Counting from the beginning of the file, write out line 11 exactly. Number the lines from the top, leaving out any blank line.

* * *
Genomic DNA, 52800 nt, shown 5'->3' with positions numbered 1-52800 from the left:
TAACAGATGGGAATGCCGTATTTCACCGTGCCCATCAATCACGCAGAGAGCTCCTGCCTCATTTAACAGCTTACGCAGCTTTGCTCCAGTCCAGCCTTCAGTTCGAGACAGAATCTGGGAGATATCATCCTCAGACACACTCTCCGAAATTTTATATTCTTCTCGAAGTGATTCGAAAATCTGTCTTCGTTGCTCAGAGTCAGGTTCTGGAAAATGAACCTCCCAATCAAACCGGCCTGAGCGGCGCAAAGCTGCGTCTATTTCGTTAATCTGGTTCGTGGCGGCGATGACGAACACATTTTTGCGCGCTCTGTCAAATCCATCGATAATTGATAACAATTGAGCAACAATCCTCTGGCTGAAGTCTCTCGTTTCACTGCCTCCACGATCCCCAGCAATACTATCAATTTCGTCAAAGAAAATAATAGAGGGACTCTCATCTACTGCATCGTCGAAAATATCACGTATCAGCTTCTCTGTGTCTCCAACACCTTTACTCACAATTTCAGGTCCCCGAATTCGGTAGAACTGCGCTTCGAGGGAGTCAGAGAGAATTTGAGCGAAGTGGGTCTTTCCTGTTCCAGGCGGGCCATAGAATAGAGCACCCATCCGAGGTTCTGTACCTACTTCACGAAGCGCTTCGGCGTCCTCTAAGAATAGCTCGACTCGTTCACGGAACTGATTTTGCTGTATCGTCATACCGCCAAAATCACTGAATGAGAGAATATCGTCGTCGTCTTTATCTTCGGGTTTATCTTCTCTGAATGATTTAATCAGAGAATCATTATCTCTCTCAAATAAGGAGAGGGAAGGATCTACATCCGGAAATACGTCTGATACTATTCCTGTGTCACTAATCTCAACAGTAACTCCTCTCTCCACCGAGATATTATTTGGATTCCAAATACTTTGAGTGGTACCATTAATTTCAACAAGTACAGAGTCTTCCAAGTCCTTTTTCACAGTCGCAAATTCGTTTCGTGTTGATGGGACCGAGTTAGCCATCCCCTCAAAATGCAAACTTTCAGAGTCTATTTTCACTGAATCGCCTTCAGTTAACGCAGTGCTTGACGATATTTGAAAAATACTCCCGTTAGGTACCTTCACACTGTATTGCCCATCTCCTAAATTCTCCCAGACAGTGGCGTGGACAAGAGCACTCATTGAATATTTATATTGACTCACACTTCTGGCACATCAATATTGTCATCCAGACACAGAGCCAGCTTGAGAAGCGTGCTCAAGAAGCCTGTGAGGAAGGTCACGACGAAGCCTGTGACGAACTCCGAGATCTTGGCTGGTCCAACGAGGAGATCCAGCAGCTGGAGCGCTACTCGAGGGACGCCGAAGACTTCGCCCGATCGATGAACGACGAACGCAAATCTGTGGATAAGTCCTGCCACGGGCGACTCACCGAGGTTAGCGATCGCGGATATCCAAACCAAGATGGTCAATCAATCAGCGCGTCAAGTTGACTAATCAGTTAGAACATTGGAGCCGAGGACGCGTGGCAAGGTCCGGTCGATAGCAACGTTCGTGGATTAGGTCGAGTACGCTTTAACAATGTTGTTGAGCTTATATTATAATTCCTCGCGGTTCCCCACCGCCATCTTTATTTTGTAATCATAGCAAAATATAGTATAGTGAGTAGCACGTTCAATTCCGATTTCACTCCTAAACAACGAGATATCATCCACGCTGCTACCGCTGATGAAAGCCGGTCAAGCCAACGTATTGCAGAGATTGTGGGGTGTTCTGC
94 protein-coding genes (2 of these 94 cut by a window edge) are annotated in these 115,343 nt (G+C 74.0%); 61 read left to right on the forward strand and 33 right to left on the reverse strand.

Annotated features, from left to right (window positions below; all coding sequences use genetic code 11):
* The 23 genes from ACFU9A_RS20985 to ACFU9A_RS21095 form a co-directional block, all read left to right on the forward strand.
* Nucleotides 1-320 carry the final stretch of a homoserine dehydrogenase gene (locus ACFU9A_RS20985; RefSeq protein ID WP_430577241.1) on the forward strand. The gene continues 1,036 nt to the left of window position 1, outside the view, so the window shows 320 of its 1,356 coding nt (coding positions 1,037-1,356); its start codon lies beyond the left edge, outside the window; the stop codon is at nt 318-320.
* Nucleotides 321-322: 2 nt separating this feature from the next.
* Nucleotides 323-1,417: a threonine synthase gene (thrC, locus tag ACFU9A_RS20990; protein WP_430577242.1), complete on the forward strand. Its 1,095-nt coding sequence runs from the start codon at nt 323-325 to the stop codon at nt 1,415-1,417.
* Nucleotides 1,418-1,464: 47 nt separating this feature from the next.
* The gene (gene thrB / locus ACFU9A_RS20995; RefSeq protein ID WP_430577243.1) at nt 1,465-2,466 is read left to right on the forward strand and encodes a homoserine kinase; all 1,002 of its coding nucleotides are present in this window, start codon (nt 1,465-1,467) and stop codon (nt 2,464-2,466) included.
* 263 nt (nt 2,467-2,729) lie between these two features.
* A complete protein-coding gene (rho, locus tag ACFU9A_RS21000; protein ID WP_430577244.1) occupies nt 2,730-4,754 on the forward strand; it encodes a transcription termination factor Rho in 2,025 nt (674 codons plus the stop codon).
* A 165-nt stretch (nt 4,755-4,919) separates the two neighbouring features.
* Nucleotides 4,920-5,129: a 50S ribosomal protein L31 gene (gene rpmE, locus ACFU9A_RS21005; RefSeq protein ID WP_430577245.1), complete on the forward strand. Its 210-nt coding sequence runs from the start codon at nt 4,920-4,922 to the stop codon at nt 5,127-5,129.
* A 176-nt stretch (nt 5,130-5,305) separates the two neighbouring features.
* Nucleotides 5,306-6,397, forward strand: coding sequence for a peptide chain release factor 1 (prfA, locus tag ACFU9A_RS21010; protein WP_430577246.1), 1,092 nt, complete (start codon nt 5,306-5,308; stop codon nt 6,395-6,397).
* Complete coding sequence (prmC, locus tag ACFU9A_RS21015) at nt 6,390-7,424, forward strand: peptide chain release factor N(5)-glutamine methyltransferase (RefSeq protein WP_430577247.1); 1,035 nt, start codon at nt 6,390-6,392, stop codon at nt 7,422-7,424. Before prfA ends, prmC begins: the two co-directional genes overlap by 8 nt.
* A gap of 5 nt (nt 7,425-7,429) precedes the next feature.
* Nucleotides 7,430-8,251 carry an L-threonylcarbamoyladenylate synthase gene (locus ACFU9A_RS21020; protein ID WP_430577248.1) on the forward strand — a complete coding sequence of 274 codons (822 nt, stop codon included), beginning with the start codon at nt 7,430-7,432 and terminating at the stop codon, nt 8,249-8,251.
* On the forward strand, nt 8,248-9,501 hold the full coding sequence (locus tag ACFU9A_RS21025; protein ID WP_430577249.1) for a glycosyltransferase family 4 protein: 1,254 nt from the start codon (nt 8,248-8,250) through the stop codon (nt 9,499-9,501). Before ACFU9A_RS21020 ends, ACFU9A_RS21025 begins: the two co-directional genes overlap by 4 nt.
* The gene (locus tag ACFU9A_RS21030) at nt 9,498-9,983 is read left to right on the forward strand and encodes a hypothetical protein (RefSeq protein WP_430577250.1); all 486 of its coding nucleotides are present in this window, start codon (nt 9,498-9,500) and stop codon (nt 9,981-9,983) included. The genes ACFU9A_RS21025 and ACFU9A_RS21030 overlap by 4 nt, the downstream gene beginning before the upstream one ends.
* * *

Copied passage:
* 263 nt (nt 2,467-2,729) lie between these two features.